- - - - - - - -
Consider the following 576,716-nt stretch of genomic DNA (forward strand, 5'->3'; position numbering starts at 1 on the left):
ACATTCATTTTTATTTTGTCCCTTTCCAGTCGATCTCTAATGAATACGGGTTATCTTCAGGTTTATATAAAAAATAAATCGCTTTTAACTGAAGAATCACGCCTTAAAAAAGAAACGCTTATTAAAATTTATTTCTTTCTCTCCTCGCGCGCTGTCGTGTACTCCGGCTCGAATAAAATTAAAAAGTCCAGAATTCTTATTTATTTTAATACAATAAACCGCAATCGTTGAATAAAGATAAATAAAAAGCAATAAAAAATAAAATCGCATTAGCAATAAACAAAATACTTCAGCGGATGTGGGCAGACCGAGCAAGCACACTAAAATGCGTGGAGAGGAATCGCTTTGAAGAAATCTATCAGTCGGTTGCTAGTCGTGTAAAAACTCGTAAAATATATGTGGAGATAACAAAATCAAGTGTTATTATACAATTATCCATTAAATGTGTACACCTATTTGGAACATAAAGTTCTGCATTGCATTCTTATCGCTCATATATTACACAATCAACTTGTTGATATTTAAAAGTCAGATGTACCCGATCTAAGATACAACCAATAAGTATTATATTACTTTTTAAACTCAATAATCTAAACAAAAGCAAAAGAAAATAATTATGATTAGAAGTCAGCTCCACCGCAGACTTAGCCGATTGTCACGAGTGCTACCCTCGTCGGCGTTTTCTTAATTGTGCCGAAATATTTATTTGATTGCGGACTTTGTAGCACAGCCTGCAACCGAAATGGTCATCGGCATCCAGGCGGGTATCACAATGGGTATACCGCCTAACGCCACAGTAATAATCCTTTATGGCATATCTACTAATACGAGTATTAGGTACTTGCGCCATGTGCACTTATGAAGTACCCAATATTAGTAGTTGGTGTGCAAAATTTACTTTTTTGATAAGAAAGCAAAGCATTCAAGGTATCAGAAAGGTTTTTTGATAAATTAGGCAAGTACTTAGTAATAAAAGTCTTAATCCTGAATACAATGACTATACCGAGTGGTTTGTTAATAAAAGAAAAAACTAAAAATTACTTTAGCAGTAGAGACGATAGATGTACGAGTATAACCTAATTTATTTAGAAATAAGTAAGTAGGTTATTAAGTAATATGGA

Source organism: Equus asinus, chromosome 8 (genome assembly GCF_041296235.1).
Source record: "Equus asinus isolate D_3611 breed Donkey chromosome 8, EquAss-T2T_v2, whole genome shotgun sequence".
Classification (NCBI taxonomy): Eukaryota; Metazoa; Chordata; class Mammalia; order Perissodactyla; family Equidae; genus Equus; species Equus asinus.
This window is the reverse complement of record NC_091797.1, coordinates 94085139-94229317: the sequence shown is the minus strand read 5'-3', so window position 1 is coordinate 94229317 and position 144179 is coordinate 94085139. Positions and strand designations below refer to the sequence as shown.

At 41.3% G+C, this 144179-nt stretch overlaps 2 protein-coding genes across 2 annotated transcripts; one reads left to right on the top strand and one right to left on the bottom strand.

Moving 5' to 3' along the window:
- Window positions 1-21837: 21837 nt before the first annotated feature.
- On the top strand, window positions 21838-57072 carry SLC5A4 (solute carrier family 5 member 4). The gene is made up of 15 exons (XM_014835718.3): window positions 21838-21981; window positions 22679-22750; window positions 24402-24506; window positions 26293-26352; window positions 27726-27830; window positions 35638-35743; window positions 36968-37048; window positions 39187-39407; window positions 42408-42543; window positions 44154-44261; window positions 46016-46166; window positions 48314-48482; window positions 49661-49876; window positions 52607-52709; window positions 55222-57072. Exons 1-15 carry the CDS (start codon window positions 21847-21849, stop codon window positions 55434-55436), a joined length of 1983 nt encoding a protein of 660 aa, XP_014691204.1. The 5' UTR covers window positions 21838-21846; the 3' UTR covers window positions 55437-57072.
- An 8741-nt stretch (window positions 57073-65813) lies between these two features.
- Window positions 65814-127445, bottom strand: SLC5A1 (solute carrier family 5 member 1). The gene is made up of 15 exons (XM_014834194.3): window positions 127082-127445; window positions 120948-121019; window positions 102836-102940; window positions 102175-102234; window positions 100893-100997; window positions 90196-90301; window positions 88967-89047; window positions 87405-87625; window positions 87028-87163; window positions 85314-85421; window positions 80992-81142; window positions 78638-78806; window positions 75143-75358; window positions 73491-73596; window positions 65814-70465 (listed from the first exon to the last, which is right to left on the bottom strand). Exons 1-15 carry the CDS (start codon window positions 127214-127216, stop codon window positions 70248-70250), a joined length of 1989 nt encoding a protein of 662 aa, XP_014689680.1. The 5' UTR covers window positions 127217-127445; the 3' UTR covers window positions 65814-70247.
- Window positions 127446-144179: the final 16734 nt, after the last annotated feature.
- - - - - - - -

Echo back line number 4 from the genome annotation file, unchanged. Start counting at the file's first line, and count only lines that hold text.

Source record: "Equus asinus isolate D_3611 breed Donkey chromosome 8, EquAss-T2T_v2, whole genome shotgun sequence".